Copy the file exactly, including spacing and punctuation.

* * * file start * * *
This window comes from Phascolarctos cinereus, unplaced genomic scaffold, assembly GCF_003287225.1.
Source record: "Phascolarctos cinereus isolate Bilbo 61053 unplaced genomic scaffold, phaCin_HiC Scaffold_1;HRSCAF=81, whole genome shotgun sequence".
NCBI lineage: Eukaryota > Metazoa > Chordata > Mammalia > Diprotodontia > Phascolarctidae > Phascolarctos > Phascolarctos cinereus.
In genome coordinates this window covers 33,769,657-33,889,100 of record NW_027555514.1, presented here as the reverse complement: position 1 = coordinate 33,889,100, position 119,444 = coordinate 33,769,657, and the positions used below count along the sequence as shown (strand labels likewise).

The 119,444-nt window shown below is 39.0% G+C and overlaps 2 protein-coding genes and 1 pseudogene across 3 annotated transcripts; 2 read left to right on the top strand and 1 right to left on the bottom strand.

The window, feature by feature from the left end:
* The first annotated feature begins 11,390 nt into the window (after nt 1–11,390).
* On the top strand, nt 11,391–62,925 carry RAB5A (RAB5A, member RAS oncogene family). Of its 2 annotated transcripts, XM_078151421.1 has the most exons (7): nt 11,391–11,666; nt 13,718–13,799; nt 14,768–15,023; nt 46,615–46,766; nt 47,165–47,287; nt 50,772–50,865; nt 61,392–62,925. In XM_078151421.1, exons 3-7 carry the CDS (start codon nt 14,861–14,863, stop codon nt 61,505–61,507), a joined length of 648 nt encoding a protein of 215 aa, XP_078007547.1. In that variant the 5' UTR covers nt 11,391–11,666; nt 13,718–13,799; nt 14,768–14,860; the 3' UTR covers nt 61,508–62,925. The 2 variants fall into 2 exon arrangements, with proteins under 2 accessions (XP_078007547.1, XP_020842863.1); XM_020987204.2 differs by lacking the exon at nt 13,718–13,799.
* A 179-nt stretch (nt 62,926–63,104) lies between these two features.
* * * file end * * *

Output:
This window comes from Phascolarctos cinereus, unplaced genomic scaffold, assembly GCF_003287225.1.
Source record: "Phascolarctos cinereus isolate Bilbo 61053 unplaced genomic scaffold, phaCin_HiC Scaffold_1;HRSCAF=81, whole genome shotgun sequence".
NCBI lineage: Eukaryota > Metazoa > Chordata > Mammalia > Diprotodontia > Phascolarctidae > Phascolarctos > Phascolarctos cinereus.
In genome coordinates this window covers 33,769,657-33,889,100 of record NW_027555514.1, presented here as the reverse complement: position 1 = coordinate 33,889,100, position 119,444 = coordinate 33,769,657, and the positions used below count along the sequence as shown (strand labels likewise).

The 119,444-nt window shown below is 39.0% G+C and overlaps 2 protein-coding genes and 1 pseudogene across 3 annotated transcripts; 2 read left to right on the top strand and 1 right to left on the bottom strand.

The window, feature by feature from the left end:
* The first annotated feature begins 11,390 nt into the window (after nt 1–11,390).
* On the top strand, nt 11,391–62,925 carry RAB5A (RAB5A, member RAS oncogene family). Of its 2 annotated transcripts, XM_078151421.1 has the most exons (7): nt 11,391–11,666; nt 13,718–13,799; nt 14,768–15,023; nt 46,615–46,766; nt 47,165–47,287; nt 50,772–50,865; nt 61,392–62,925. In XM_078151421.1, exons 3-7 carry the CDS (start codon nt 14,861–14,863, stop codon nt 61,505–61,507), a joined length of 648 nt encoding a protein of 215 aa, XP_078007547.1. In that variant the 5' UTR covers nt 11,391–11,666; nt 13,718–13,799; nt 14,768–14,860; the 3' UTR covers nt 61,508–62,925. The 2 variants fall into 2 exon arrangements, with proteins under 2 accessions (XP_078007547.1, XP_020842863.1); XM_020987204.2 differs by lacking the exon at nt 13,718–13,799.
* A 179-nt stretch (nt 62,926–63,104) lies between these two features.